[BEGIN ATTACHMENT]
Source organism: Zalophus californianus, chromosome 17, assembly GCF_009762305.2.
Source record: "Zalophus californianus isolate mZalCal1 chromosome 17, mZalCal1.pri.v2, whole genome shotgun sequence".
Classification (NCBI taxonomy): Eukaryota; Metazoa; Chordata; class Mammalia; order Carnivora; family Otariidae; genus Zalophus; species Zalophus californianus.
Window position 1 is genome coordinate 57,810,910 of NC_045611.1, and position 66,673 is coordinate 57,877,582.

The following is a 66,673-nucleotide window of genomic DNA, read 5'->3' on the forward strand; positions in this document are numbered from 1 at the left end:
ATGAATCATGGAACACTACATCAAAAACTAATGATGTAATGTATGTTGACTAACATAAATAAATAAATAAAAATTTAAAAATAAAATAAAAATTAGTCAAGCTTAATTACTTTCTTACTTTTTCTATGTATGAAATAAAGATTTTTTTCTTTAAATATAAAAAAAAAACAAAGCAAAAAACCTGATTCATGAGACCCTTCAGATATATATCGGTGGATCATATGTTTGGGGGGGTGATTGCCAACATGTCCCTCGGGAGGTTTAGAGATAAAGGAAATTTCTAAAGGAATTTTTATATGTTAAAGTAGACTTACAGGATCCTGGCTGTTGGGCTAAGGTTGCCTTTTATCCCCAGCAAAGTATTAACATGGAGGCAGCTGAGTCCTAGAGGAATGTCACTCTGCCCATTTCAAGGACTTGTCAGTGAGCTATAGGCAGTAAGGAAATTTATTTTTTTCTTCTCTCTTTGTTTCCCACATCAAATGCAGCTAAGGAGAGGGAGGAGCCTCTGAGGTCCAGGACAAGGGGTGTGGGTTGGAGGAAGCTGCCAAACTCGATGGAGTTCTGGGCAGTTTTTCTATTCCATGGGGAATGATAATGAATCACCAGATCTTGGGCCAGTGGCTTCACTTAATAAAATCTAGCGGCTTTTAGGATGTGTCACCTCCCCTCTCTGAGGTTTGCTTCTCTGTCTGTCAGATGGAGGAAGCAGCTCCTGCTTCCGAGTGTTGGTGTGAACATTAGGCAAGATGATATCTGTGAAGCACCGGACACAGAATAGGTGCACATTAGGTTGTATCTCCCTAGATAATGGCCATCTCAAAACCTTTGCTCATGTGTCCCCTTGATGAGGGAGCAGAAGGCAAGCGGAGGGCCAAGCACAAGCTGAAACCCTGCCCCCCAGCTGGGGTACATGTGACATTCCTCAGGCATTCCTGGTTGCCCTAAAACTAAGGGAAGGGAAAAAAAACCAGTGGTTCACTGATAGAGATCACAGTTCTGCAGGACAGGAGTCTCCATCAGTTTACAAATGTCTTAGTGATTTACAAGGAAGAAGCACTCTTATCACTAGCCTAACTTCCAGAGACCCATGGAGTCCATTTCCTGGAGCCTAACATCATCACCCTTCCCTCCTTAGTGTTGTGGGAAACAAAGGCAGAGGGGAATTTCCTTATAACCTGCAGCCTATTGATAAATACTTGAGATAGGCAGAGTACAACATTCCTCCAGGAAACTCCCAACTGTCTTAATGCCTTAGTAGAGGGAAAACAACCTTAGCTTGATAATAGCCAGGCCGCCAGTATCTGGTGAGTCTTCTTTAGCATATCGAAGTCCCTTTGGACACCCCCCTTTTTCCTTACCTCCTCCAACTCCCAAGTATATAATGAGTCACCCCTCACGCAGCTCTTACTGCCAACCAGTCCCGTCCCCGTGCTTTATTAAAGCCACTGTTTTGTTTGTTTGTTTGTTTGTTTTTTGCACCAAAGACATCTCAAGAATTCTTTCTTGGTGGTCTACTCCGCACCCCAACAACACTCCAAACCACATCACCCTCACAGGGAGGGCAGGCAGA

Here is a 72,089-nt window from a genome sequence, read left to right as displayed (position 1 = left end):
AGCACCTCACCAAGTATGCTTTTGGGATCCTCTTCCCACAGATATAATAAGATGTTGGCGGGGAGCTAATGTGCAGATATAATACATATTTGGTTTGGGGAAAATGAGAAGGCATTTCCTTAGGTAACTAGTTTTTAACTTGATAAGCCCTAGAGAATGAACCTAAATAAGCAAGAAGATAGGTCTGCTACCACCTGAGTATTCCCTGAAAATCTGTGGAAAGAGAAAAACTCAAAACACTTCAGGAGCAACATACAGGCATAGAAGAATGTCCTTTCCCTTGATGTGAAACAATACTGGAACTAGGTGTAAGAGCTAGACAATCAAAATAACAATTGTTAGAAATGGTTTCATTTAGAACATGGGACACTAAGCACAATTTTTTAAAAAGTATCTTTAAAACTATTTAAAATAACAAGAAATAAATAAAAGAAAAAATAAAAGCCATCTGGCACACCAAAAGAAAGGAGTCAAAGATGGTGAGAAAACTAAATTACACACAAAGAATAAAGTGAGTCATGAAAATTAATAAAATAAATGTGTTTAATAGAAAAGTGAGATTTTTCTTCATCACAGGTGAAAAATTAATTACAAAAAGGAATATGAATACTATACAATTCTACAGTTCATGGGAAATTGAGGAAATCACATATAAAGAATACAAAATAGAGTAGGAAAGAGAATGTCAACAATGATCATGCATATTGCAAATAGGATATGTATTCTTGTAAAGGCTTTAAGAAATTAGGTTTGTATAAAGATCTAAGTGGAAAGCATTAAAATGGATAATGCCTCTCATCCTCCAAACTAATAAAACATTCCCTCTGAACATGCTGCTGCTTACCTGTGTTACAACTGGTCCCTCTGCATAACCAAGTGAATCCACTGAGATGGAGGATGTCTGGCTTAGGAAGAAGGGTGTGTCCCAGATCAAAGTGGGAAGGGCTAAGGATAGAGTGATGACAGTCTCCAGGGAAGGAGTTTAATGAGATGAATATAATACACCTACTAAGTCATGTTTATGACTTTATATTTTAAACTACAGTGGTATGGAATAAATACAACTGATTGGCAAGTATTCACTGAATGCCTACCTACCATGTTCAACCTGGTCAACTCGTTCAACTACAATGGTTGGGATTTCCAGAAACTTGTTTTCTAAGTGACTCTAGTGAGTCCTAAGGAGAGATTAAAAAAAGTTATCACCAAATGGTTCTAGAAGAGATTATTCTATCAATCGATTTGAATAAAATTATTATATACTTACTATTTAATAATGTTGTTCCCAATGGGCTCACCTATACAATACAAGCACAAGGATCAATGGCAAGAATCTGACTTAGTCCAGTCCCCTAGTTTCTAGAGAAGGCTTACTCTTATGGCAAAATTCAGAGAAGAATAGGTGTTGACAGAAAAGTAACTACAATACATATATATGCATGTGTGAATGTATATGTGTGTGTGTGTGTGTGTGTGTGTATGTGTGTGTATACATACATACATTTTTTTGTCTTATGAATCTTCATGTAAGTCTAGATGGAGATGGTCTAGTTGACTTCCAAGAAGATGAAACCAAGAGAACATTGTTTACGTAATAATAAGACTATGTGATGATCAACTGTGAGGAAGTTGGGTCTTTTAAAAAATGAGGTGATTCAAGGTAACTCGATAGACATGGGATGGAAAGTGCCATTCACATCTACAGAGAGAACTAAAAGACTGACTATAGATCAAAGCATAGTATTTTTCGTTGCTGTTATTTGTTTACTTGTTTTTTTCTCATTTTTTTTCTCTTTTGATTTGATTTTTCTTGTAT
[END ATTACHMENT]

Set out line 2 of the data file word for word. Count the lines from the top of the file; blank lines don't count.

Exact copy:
Source record: "Zalophus californianus isolate mZalCal1 chromosome 17, mZalCal1.pri.v2, whole genome shotgun sequence".